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Bandpass Filter

  1. Sep 12, 2012 #1
    1. The problem statement, all variables and given/known data
    I am not sure why our professor is making us do labs that are 6 chapters above where we are, but here it is:

    Compute Vout if Vin has an amplitude of 1V and a phase shift of 0 degrees.

    2. Relevant equations
    V=RI
    V=jωLI
    V=[itex]\frac{1}{jωC}[/itex]I
    ω=[itex]\frac{1}{\sqrt{LC}}[/itex]


    3. The attempt at a solution
    ω = 15811 rad/s
    Vin = 1[itex]e^{j(15811)}[/itex]

    KVL: Vout = [itex]e^{j(15811)}[/itex] - jωLIm[itex]e^{j(15811)}[/itex] - [itex]\frac{1}{jωC}[/itex]Im[itex]e^{j(15811)}[/itex]

    First of all, is that right? Second, I have no idea where to go from that (if it's right).
     

    Attached Files:

  2. jcsd
  3. Sep 12, 2012 #2

    Simon Bridge

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    Where did you get that frequency from?
    Your final answer should be in the same terms as the problem was described. In this case, "Vout has an amplitude of ______ and a phase _____."
     
  4. Sep 12, 2012 #3

    NascentOxygen

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    It is a series circuit, so the current is common to all elements. Determine the voltage across R, and divide it by the voltage across all 3 elements, to get Vo/Vin.
     
  5. Sep 12, 2012 #4
    ω=[itex]\frac{1}{\sqrt{LC}}[/itex]

    Voltage division:

    Vout = [itex]\frac{R}{R+jωL+\frac{1}{jωC}}[/itex]Vin

    Is that correct? Also, my value for ω seems awfully high. Am I using the wrong formula for it?
     
  6. Sep 12, 2012 #5

    NascentOxygen

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    The imaginary terms in the denominator can be grouped, and the denominator expressed as:

    R + j(.........)

    Then convert from this complex number to polar form (as magnitude and angle).
     
  7. Sep 12, 2012 #6
    What about my value for ω? It just doesn't seem right (it's really high). I mean, maybe it is correct, I've just never seen a frequency that high in previous labs.

    I found Vout to be 1∠0°, so it's the same as Vin.

    Is that right?
     
    Last edited: Sep 12, 2012
  8. Sep 12, 2012 #7

    NascentOxygen

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    It's an audio frequency, so is manageable. :smile:

    No. Vout is dependent on frequency, it is a function of frequency.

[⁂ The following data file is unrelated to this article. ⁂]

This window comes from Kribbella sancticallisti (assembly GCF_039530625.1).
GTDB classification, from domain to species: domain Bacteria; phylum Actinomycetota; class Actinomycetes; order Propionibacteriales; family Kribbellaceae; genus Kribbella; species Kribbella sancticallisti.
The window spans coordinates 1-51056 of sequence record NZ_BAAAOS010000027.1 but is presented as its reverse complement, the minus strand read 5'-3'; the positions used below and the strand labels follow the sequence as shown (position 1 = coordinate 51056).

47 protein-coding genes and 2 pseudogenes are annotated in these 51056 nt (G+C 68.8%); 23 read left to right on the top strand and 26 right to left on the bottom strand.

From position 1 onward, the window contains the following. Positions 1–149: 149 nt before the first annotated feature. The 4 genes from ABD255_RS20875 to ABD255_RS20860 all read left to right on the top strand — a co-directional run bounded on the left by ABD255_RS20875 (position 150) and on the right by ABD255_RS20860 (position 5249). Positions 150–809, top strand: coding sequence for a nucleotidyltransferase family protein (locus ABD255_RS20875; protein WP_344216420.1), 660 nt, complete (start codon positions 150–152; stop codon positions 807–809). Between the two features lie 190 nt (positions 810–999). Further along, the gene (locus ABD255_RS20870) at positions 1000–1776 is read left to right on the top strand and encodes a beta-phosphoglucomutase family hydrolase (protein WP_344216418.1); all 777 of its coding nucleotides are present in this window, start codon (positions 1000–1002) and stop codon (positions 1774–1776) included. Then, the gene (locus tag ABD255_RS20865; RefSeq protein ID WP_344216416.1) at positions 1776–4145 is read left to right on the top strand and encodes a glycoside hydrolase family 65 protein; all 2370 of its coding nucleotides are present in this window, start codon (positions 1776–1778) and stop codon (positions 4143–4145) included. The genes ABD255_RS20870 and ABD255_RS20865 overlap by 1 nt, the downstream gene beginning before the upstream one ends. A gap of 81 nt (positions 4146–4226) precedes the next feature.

9. Sep 12, 2012 #8
    I don't understand. Most of the stuff cancels out, so I get Vin:

    Vout = [itex]\frac{R*V_{in}}{R+jωL-\frac{j}{ωC}}[/itex][itex]\frac{R-j(ωL-\frac{1}{ωC})}{R-j(ωL-\frac{1}{ωC})}[/itex]

    Vout = [itex]\frac{V_{in}R(R-j(ωL+\frac{1}{ωC})}{R(R+ωL-\frac{1}{ωC})}[/itex]

    Since ωL - [itex]\frac{1}{ωC}[/itex] = 0,

    Vout = [itex]\frac{V_{in}R}{R}[/itex]

    Vout = Vin

    Or, would Vout be this instead?:

    Vout = e[itex]^{j(15811t)}[/itex]

    Thanks
     
  10. Sep 12, 2012 #9
    Okay, so I tried this again:

    Vout = [itex]\frac{R∠0°}{\sqrt{R^{2}+(ωL-\frac{1}{ωC})^{2}}∠tan^{-1}(\frac{ωL-\frac{1}{ωC}}{R})}[/itex]

    Is that right? lol

    Obviously, I would plug in the values for R, L, and C. So, if I want the voltage at, say, 1000Hz, I just plug that into ω.
     
  11. Sep 13, 2012 #10

    NascentOxygen

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    That's close. You have an angle in the numerator, and an angle in the denominator—these can be combined into one angle in the numerator.

    You have determined that at the resonant frequency, this bandpass filter has a gain of unity. (At other frequencies, you would find it has a gain < 1, otherwise it's not doing the job of a bandpass filter. :frown: )

    Probably advisable to also express ω₀ in Hertz.

    If this is preparation for lab work, consider plotting v₀/vᵢ for a range of frequencies below and above ω₀, and also plot ɸ vs. f so that you know what to be looking for in your lab measurements.
     
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